Defiant Ones, The (1958)
“You’re married to me alright, Joker — and here’s the ring!”
Genres, Themes, Actors, and Directors:
The shackled men’s initial escape from the prison truck — spurred on by one of the drivers being distracted by Poitier and Curtis tussling — leads to a series of adventures filled with physical challenges (most performed by the stars themselves):
… and plenty of random luck, including their encounter with a surprisingly compassionate neighbor (Lon Chaney, Jr.) who doesn’t want to see them lynched:
… and seeking refuge with a lonely single mom (Cara Williams) who has the hots for Curtis.
The screenplay cuts back and forth between the fugitives’ escape, and the posse that’s out to find them, led by a humanitarian sheriff (Theodore Bikel) and a stern police captain (Charles McGraw) who hold differing opinions on whether to use deadly dogs as part of their hunt.
While this is very much a “message film” about racism, it’s effectively filmed, well-acted, and represents an important historical shift in roles for black characters; as such, it’s must-see viewing.
Note: Watch for a supporting role by former “Little Rascals” star Carl ‘Alfalfa’ Switzer [see center figure] as a member of the citizen posse:
Notable Performances, Qualities, and Moments:
(Listed in 1001 Movies You Must See Before You Die)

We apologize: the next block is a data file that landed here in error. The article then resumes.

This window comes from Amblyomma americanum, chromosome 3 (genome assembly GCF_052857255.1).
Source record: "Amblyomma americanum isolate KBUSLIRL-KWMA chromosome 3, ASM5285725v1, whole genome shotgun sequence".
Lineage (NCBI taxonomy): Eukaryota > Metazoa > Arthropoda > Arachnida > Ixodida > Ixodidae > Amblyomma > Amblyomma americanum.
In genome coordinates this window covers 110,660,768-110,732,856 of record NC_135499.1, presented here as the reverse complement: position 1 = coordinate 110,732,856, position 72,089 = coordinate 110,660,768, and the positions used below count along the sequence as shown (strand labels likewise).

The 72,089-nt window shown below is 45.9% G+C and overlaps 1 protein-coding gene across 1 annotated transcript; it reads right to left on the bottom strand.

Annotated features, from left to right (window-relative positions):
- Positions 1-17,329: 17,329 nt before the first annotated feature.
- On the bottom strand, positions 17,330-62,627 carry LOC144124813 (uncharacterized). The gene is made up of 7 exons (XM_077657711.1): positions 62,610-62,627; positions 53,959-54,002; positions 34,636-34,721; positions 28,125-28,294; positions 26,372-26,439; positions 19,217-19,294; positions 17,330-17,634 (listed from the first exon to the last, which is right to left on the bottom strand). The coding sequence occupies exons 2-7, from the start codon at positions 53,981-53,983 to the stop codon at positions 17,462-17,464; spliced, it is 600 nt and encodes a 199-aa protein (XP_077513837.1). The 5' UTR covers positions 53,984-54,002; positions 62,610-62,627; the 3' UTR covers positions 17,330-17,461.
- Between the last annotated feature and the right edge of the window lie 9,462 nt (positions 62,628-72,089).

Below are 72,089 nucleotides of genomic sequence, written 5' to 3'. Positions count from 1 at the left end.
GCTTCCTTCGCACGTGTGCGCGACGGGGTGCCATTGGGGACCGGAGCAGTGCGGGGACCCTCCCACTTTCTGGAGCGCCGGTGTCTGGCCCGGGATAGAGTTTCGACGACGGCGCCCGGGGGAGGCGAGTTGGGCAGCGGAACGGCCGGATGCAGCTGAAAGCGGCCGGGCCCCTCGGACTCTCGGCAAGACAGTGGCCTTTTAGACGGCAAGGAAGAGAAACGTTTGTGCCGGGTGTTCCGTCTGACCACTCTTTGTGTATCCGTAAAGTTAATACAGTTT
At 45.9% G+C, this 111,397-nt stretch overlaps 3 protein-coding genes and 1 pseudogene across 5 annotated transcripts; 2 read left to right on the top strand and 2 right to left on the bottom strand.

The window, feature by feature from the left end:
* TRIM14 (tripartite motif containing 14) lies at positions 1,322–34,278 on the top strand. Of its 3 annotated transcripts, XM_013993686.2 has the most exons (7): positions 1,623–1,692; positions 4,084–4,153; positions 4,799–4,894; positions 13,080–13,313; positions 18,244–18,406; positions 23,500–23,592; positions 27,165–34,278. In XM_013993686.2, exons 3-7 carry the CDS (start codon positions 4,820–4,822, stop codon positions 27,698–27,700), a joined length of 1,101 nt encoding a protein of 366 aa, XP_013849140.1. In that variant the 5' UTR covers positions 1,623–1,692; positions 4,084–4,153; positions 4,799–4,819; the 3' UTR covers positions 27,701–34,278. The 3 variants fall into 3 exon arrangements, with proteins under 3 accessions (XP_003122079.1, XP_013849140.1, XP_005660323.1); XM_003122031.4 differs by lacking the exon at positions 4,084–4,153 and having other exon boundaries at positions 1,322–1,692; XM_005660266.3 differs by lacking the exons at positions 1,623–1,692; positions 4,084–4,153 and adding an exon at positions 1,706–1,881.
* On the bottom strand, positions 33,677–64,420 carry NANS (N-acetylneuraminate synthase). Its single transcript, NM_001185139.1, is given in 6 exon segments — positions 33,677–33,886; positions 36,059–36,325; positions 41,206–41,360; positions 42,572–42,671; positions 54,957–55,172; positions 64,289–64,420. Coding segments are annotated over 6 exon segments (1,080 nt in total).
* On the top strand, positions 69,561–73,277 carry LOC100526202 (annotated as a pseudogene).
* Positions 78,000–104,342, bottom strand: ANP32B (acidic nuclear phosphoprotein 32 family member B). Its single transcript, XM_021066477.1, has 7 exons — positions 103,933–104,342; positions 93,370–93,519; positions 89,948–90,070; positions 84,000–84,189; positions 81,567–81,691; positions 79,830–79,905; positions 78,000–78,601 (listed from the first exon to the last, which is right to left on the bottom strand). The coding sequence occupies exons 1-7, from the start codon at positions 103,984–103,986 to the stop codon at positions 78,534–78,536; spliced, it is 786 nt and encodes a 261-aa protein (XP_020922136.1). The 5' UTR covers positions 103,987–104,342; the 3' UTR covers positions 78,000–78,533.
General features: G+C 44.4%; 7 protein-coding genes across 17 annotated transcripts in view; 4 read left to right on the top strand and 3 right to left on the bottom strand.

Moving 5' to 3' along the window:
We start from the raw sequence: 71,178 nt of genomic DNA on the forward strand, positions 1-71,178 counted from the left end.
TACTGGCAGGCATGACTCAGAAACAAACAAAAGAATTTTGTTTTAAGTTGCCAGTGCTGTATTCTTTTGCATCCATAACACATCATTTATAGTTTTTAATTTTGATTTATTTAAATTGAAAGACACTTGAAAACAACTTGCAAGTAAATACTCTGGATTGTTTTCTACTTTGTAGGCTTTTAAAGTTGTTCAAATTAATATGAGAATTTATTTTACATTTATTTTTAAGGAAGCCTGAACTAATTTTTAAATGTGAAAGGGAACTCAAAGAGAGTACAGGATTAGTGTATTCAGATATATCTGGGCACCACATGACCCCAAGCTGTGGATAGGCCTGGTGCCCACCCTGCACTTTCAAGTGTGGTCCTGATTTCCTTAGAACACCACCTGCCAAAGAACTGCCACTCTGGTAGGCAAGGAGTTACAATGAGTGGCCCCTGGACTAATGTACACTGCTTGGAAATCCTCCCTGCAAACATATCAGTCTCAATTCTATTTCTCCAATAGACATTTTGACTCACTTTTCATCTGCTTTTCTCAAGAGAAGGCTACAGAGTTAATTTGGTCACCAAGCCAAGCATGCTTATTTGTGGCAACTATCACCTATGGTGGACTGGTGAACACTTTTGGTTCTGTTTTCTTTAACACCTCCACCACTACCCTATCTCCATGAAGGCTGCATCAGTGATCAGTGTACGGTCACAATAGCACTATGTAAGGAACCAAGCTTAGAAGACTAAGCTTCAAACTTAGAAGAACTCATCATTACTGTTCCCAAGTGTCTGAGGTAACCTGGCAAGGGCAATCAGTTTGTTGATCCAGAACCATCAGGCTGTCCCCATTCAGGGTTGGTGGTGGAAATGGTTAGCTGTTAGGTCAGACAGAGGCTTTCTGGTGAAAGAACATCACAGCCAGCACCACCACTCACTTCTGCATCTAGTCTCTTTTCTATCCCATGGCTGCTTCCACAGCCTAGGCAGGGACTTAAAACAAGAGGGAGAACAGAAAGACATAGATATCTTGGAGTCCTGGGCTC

One thought on “Defiant Ones, The (1958)”
(Rewatch 5/27/20). Agreed; must-see as “powerful and historically relevant”. As posted in ‘The ’40s-’50s in Film’ (fb):
“He said not to worry about catchin’ ’em. They probably kill each other ‘fore they go five miles.”
‘The Defiant Ones’ (1958): At the time of the accident that sets them ‘free’, convicts Tony Curtis and Sidney Poitier are chained together – and the built-in tension begins, as well as the suspense: how far will they get?; how long before they start fighting?; will they ultimately get their freedom?
Curtis’ character isn’t actually racist; he’s simply indifferent towards Poitier – and surprised whenever Poitier indicates that he doesn’t know his ‘place’. (I’m not sure it would be as interesting a film if Curtis’ character were racist – maybe because they probably *would* kill each other. As it is, they still come close to that at one point.)
If you pay close attention to Theodore Bikel’s understated performance as the sheriff, you’ll appreciate the conclusion that allows the audience to do some of the work.
The film won Oscars for cinematography and screenplay. Poitier won Best Actor at BAFTA and the Berlin International Film Festival.